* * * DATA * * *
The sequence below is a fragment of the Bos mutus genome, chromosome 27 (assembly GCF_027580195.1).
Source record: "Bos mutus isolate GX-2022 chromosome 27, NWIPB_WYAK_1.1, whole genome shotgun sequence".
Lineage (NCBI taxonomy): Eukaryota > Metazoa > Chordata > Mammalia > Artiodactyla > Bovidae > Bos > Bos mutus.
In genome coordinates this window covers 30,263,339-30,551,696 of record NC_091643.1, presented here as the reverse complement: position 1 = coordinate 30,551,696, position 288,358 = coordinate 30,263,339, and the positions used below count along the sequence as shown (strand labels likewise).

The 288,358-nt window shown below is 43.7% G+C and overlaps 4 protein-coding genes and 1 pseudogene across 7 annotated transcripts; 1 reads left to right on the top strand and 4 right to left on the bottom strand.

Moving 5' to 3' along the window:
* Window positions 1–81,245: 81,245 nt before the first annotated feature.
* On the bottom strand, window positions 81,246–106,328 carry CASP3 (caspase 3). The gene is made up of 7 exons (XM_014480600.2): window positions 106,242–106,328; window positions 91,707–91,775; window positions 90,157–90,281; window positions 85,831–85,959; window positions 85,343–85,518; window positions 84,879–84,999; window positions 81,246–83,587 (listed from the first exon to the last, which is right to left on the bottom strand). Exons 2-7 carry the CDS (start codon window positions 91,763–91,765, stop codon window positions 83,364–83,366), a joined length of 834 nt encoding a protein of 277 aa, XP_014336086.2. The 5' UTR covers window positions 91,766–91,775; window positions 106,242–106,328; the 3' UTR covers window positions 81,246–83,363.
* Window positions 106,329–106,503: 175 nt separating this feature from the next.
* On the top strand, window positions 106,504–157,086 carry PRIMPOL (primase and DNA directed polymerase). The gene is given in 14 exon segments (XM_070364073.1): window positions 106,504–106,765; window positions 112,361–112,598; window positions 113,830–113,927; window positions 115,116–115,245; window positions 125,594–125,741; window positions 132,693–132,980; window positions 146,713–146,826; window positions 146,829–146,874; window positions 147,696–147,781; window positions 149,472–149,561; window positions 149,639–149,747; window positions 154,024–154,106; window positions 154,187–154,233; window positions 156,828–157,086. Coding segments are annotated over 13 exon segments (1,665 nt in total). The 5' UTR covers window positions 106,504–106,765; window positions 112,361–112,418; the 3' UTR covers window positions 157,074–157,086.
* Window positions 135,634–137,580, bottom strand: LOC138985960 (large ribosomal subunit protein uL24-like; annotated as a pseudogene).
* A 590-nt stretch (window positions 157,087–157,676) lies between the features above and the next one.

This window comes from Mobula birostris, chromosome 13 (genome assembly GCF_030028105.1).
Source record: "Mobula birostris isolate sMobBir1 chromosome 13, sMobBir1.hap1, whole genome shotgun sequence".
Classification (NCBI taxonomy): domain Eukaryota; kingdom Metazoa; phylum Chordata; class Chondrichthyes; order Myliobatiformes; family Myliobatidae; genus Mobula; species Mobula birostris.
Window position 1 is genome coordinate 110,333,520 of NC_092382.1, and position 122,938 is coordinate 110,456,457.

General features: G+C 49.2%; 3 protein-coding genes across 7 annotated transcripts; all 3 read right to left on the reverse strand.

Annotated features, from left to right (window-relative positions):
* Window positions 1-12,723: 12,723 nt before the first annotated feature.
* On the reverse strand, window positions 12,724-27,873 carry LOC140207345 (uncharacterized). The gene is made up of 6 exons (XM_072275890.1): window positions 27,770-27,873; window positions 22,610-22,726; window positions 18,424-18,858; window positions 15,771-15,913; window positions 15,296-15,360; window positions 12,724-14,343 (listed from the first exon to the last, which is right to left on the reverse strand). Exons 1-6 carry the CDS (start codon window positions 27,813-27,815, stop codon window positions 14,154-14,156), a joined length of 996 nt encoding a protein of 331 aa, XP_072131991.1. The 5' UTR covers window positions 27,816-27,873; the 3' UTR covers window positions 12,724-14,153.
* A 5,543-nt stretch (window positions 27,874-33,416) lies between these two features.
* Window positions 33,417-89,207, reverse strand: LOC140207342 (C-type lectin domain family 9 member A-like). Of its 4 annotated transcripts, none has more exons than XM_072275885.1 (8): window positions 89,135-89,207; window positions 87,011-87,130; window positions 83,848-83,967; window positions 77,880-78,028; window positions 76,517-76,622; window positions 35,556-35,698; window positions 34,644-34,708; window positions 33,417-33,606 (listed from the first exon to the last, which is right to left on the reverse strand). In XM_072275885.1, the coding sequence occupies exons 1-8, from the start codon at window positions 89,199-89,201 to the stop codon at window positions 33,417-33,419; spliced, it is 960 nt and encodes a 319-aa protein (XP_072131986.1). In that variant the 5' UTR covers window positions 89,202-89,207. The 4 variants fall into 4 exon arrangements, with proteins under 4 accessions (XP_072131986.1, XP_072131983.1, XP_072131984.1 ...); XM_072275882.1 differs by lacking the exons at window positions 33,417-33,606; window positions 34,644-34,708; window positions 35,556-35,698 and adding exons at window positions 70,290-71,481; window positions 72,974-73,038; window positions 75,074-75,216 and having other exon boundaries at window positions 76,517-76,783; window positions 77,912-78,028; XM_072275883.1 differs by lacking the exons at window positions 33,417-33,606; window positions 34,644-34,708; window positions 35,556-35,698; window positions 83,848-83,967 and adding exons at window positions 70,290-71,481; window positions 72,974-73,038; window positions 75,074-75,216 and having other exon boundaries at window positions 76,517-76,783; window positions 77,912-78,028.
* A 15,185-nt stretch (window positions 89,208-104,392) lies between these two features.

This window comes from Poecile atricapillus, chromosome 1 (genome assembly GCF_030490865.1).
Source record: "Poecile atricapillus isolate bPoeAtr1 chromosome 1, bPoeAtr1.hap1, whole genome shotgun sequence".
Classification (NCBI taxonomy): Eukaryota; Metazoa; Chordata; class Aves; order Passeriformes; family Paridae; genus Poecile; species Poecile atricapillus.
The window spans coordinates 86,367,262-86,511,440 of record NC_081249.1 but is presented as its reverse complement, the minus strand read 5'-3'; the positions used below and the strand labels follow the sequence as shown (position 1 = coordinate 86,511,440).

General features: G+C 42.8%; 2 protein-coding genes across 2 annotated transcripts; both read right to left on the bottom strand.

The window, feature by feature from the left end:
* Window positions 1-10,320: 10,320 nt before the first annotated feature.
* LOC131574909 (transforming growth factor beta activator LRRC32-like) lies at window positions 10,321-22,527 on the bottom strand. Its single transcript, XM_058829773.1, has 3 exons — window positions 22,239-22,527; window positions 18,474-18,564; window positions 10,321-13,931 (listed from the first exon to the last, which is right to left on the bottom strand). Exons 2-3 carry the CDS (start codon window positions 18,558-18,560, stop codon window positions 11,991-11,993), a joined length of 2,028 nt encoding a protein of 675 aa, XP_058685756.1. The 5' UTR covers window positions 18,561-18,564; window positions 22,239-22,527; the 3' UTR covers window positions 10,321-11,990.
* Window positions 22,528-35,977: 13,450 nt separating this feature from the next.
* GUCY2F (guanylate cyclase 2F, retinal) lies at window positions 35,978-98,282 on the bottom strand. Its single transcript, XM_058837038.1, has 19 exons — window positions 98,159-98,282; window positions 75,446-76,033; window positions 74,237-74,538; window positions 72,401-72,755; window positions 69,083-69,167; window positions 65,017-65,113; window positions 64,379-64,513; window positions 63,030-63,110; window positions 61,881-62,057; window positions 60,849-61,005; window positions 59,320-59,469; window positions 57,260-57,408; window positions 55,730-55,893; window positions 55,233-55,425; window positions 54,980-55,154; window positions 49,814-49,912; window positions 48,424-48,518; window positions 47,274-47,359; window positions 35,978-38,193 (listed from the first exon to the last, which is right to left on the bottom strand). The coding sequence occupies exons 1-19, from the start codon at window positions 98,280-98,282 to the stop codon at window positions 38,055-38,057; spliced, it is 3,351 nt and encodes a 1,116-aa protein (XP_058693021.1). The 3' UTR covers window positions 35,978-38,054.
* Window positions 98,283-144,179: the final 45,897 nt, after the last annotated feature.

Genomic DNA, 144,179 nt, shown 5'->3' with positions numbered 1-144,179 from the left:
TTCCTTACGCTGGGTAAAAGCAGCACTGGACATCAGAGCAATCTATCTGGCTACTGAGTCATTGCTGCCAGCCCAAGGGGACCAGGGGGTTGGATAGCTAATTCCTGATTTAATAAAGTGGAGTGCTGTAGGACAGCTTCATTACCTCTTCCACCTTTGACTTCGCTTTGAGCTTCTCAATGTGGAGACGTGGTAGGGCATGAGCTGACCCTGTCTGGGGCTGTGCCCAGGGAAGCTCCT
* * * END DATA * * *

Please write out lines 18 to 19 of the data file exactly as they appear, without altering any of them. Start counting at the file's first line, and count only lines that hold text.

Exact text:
Annotated features, from left to right (window-relative positions):
* Window positions 1-12,723: 12,723 nt before the first annotated feature.